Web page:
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In Act 3 Scene 5, Shakespeare presents the audience with a compact tragedy. By referring to his characters, in particular Juliet, show how successful he is.

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In Act 3 Scene 5, Shakespeare presents the audience with a compact tragedy. By referring to his characters, in particular Juliet, show how successful he is. Act 3, scene 5, is particularly worth studying because within it Shakespeare cleverly shows a dramatic decline in Juliet's character, and has the audience gripped because of the tension he creates. At the beginning of the scene, Juliet awakes as a happily married bride. However, as the scene progresses, her situation swiftly declines. By the end of the scene, she has been disowned by both her parents and the nurse, with whom she previously shared a close relationship. However, Juliet despite (or maybe because of) her situation shows her maturity by defying her parents for the first time in her life. She also shows her intelligence by cleverly using ambiguous language in order to trick her parents and remain true to Romeo. Shakespeare opens the scene opens with a very tranquil mood. Juliet awakens to her husband, but refuses to acknowledge the danger of Romeo's presence, she tries instead to convince him that it is still night, "It is not yet near day...fearful hollow of thine ear". ...read more.


When Lord Capulet enters, Juliet's tragedy intensifies further. At first, he shows sympathy for Juliet, as he thinks that she is crying for Tybalt. Shakespeare uses metaphors effectively during Capulet's speech by connecting the imagery of boats and sea with Juliet's tears, "It rains downright...thy tempest-tossed body". The first time Paris proposed to Juliet, Capulet refused him permission and appreciated the fact that Juliet should have a say in the matter. In Act 1 Capulet tells Paris "Let two more summers wither in their pride / lest her ready to be a bride". However, Shakespeare shows a great contrast between Lord Capulet's attitude then and now. Capulet now shows no appreciation for Juliet's needs, and tries to control her life for her, insisting that she does marry his "friend", and demands that she "fettle your fine joints 'gainst Thursday next". When studying any historical text, it is important to consider the context; and in this case we must consider the ideology and social meanings of Elizabethan England. A modern audience could infer that Juliet and Lady Capulet do not have a typical mother-daughter relationship of today, by the fact that they don't rationally discuss Juliet's future, Lady Capulet thinks she knows what Juliet wants and refuses to acknowledge that she doesn't. ...read more.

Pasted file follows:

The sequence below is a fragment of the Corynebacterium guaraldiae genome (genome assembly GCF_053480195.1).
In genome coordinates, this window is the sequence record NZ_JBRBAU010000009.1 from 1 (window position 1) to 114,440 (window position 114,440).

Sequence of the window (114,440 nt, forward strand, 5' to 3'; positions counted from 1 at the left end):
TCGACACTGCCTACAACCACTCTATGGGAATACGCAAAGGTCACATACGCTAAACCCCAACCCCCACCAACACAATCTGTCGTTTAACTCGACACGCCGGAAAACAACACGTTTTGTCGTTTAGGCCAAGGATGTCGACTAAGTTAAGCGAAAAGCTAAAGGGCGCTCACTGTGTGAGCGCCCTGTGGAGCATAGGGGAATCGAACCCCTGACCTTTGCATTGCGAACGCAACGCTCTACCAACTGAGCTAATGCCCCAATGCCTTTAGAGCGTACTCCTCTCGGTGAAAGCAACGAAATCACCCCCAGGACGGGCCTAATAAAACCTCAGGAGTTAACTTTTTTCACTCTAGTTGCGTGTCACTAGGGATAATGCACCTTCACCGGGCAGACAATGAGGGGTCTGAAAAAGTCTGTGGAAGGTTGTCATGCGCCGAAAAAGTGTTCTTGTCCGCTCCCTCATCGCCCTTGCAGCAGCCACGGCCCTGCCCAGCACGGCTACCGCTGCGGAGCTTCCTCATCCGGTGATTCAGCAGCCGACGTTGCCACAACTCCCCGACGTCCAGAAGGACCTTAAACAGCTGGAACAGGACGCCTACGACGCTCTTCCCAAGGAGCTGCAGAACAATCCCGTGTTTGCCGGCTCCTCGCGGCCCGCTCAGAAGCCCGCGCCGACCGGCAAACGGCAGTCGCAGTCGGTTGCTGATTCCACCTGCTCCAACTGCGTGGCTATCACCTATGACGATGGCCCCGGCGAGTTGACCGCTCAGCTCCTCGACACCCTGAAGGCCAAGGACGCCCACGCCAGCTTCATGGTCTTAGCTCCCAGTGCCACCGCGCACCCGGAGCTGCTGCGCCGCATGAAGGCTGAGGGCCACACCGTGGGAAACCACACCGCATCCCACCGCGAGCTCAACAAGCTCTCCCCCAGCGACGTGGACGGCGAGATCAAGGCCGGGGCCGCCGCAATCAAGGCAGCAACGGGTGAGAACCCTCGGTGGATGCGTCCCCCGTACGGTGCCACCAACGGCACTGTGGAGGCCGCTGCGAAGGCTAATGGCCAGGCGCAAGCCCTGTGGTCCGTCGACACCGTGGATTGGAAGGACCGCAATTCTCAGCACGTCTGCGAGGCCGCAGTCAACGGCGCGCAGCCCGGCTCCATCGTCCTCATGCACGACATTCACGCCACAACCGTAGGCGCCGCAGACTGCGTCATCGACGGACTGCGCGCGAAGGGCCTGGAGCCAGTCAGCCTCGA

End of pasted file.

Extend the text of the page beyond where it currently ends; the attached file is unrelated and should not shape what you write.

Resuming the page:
This shows that Juliet is already starting to live her life independently. At the end of the scene, Shakespeare emphasises how desperate Juliet is feeling by having her swear to kill herself, "If all else fail, myself have power to die". Her attitude contrasts greatly to her attitude at the beginning of the scene where she was a happy young bride, making the most of her time with her husband. Now the audience sees her as a young, mature woman who has lost everything and is prepared to die, and for this (despite her tragic situation) the audience respect her enormously. From the beginning of the scene to the end, Shakespeare rapidly shifts the mood as he develops the tragedy. The audience now view Juliet differently than they did at the beginning of the scene. They now feel great sympathy for her, whereas at the beginning of the scene, they saw her as a young woman with good prospects whom could be admired. Her attitude has also changed from na�ve and innocent to determined and independent. The audience knows that a tragedy is developing. They can see Juliet's situation decline as she uncontrollably spins into a desolate situation which they know will only get worse from listening to the chorus in the opening prologue. - 1 - Dominic Harrison 10S1 Romeo & Juliet Essay - 1 - ...read more.

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